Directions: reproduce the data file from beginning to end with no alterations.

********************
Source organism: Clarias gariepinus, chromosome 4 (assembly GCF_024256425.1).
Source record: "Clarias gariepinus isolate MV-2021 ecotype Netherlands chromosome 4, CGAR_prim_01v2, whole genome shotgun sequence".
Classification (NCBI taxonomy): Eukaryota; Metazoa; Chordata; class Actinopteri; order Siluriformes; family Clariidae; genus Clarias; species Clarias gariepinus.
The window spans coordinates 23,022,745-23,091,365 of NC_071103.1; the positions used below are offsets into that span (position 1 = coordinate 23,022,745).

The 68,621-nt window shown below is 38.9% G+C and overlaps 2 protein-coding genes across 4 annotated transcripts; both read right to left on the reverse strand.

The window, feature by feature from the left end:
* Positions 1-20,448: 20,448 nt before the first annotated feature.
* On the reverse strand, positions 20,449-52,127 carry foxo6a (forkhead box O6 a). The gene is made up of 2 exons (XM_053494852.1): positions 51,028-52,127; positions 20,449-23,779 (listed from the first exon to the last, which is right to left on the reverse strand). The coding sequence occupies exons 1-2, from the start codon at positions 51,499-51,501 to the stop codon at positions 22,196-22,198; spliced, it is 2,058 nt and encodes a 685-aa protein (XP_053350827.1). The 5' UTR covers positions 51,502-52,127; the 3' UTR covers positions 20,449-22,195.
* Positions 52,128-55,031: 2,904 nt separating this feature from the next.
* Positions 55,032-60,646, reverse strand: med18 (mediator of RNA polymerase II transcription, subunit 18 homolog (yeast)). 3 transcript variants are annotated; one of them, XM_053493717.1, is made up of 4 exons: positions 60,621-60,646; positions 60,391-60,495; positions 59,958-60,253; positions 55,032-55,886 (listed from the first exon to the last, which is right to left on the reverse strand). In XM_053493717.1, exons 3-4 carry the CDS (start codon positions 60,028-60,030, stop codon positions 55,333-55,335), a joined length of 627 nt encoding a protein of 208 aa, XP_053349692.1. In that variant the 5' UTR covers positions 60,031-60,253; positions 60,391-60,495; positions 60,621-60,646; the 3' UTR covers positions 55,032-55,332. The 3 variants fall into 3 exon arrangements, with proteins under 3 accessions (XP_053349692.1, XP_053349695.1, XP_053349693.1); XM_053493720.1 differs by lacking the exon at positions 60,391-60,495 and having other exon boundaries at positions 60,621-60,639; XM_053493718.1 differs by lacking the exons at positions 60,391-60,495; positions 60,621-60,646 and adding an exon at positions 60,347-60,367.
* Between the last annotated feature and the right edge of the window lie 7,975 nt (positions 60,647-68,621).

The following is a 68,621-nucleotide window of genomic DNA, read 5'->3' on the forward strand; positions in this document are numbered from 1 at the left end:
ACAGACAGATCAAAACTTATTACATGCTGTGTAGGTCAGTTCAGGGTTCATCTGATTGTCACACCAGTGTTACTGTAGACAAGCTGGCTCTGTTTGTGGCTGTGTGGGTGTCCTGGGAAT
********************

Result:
Source organism: Clarias gariepinus, chromosome 4 (assembly GCF_024256425.1).
Source record: "Clarias gariepinus isolate MV-2021 ecotype Netherlands chromosome 4, CGAR_prim_01v2, whole genome shotgun sequence".
Classification (NCBI taxonomy): Eukaryota; Metazoa; Chordata; class Actinopteri; order Siluriformes; family Clariidae; genus Clarias; species Clarias gariepinus.
The window spans coordinates 23,022,745-23,091,365 of NC_071103.1; the positions used below are offsets into that span (position 1 = coordinate 23,022,745).

The 68,621-nt window shown below is 38.9% G+C and overlaps 2 protein-coding genes across 4 annotated transcripts; both read right to left on the reverse strand.

The window, feature by feature from the left end:
* Positions 1-20,448: 20,448 nt before the first annotated feature.
* On the reverse strand, positions 20,449-52,127 carry foxo6a (forkhead box O6 a). The gene is made up of 2 exons (XM_053494852.1): positions 51,028-52,127; positions 20,449-23,779 (listed from the first exon to the last, which is right to left on the reverse strand). The coding sequence occupies exons 1-2, from the start codon at positions 51,499-51,501 to the stop codon at positions 22,196-22,198; spliced, it is 2,058 nt and encodes a 685-aa protein (XP_053350827.1). The 5' UTR covers positions 51,502-52,127; the 3' UTR covers positions 20,449-22,195.
* Positions 52,128-55,031: 2,904 nt separating this feature from the next.
* Positions 55,032-60,646, reverse strand: med18 (mediator of RNA polymerase II transcription, subunit 18 homolog (yeast)). 3 transcript variants are annotated; one of them, XM_053493717.1, is made up of 4 exons: positions 60,621-60,646; positions 60,391-60,495; positions 59,958-60,253; positions 55,032-55,886 (listed from the first exon to the last, which is right to left on the reverse strand). In XM_053493717.1, exons 3-4 carry the CDS (start codon positions 60,028-60,030, stop codon positions 55,333-55,335), a joined length of 627 nt encoding a protein of 208 aa, XP_053349692.1. In that variant the 5' UTR covers positions 60,031-60,253; positions 60,391-60,495; positions 60,621-60,646; the 3' UTR covers positions 55,032-55,332. The 3 variants fall into 3 exon arrangements, with proteins under 3 accessions (XP_053349692.1, XP_053349695.1, XP_053349693.1); XM_053493720.1 differs by lacking the exon at positions 60,391-60,495 and having other exon boundaries at positions 60,621-60,639; XM_053493718.1 differs by lacking the exons at positions 60,391-60,495; positions 60,621-60,646 and adding an exon at positions 60,347-60,367.
* Between the last annotated feature and the right edge of the window lie 7,975 nt (positions 60,647-68,621).

The following is a 68,621-nucleotide window of genomic DNA, read 5'->3' on the forward strand; positions in this document are numbered from 1 at the left end:
ACAGACAGATCAAAACTTATTACATGCTGTGTAGGTCAGTTCAGGGTTCATCTGATTGTCACACCAGTGTTACTGTAGACAAGCTGGCTCTGTTTGTGGCTGTGTGGGTGTCCTGGGAAT